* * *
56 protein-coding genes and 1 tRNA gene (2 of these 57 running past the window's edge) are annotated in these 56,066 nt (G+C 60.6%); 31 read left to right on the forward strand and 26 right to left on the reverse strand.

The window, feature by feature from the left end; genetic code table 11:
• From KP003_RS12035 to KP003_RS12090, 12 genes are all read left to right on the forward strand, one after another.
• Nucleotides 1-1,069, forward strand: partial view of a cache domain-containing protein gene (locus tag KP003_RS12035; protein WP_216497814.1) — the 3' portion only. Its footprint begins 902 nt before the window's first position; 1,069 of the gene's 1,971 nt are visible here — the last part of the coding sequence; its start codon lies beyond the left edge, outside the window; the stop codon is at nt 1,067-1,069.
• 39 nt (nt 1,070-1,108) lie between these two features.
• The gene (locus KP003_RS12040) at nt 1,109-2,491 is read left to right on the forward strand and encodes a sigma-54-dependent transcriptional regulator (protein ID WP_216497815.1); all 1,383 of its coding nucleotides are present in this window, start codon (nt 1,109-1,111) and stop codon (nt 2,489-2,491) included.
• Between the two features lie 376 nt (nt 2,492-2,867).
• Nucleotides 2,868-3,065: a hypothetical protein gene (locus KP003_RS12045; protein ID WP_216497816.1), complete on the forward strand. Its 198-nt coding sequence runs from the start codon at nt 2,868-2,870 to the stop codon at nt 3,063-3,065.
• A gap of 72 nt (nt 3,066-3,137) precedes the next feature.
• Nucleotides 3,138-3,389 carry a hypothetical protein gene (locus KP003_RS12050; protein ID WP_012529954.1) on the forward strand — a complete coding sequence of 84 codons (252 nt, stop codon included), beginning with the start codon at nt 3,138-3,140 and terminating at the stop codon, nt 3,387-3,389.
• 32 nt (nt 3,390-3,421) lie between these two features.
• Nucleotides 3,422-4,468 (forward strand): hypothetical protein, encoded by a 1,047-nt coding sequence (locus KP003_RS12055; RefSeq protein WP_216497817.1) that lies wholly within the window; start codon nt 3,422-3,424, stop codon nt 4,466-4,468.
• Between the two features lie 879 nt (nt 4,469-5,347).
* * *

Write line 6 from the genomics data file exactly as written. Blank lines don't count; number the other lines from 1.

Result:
• The gene (locus KP003_RS12040) at nt 1,109-2,491 is read left to right on the forward strand and encodes a sigma-54-dependent transcriptional regulator (protein ID WP_216497815.1); all 1,383 of its coding nucleotides are present in this window, start codon (nt 1,109-1,111) and stop codon (nt 2,489-2,491) included.